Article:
Obama Cannot Make It to Copenhagen?

Wednesday, 30. September 2009     0 comment(s)
Anna Korppoo
Researcher - The EU's Eastern Neighbourhood and Russia research programme
Bangkok Climate Change Talks. Bangkok Climate Change Talks.
The Bangkok climate talks have begun under a gloomy atmosphere: it’s not only the rainy season in Thailand bringing dark clouds above the local UN conference centre, but also the failures of the last week UN climate summit and the G20 meeting to solve the deadlock of negotiations. In the words of Yvo de Boer, the executive secretary of the UN Framework Convention on Climate Change: ‘Time is not just pressing, it has almost run out.’

Especially the Obama administration was expected to contribute more in the New York and Pittsburgh meetings last week. But it was China that provided the strongest signal in the UN climate summit. The Chinese president Hu Jintao stated that China would curb its carbon intensity by a "notable margin" by 2020 from the 2005 level. Even though observers - including the US administration - have pointed out that the Chinese statement remains unclear until it is quantified, the statement was widely considered as a significant step ahead, partly because carbon intensity was introduced as the indicator rather than energy intensity used before.

The US administration has quite clearly stated in the past that it is not necessarily expecting China to commit to a numerical target. According to the US climate change envoy Todd Stern’s statement in June, the US does not expect China to accept a national cap. Thus, a simple observer may have got the impression that the Chinese statement in New York was coming close to what was originally expected by the US. But the US administration has since changed its approach: Stern was asking for a Chinese ‘number’ after the New York summit. More radical observers may even suggest that the Obama administration is playing down the importance of the Chinese commitment in order to continue hiding behind its back.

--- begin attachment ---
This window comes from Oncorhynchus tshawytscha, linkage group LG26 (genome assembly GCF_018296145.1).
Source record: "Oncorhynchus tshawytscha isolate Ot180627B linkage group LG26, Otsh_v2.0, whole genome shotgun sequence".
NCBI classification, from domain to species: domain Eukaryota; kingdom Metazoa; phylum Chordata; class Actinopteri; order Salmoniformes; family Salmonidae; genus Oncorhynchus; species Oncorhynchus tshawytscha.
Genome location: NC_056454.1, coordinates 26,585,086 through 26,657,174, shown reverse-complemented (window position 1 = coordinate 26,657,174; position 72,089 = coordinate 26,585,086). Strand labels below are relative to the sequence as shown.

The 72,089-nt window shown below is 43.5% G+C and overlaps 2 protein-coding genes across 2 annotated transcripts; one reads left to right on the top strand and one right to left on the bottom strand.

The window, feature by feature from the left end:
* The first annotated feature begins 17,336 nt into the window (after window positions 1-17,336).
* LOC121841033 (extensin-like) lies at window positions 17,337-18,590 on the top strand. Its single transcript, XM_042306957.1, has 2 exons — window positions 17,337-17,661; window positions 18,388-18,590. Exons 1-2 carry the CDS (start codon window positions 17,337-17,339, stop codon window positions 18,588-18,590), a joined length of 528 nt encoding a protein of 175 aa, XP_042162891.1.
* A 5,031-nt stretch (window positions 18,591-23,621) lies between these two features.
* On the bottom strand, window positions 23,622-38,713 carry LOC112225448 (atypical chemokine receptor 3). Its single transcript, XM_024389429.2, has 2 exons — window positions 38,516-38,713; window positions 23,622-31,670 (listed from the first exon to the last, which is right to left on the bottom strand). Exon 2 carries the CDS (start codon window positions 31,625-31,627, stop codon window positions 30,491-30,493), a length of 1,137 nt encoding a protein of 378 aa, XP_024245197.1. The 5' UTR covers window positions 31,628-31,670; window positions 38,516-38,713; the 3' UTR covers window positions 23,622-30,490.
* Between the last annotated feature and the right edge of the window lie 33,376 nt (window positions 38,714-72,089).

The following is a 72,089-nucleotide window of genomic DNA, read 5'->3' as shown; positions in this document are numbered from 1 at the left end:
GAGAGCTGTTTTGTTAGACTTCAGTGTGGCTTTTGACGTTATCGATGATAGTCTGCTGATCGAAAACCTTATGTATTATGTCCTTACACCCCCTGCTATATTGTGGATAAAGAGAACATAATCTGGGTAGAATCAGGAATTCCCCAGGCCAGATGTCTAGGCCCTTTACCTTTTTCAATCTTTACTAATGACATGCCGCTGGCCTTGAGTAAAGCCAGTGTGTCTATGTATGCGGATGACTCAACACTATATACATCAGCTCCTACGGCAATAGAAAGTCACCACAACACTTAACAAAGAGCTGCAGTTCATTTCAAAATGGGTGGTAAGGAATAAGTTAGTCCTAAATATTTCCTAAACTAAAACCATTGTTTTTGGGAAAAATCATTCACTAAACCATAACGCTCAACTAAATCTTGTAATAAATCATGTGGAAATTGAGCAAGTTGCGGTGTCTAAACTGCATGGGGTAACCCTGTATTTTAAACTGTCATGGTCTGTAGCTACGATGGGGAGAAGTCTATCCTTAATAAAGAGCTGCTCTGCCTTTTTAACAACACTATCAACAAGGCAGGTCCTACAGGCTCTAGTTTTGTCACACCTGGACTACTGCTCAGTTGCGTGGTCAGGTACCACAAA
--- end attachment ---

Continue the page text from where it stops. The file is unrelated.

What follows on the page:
In the US, state level action is well under way as for instance recently demonstrated by the US Ambassador to Finland Bruce Oreck in his presentation, and it indeed looks impressive. This action is often also referred to by American experts when the lack of federal level commitment is criticized from outside; and they have a fair point to make - domestic policies and measures are what we are after in order to cut carbon emissions.

But the Obama administration may well have to wait until next year for the Senate decision on the crucial Waxman-Markey climate bill which would establish what the country can commit to on the international level. Unfortunately, the lack of US commitment in Copenhagen will lead to radically lower expectations than originally anticipated as other parties are unwilling to commit to another round of global action without the certainty of the US doing its fair share as the second largest emitter in the world, only just behind China.

The US administration needs to recognize that Copenhagen is likely to fail in the absence of the Senate decision and be open about the chances of committing to a meaningful global contribution in Copenhagen. Similarly, other parties must understand the importance of domestic politics in the United States, and that the Obama administration has only little it can do to influence the pace of the Senate procedures.

While the Bangkok climate talks continue to struggle with the excess negotiation text - and keeping a holding pattern for the US Senate - it is time to be realistic about what can be achieved in Copenhagen. If the Obama administration is not ready by December, it might be the least of evils to provide them with the time they need, hopefully just couple of months.

Texts reflect the opinions of the individual authors

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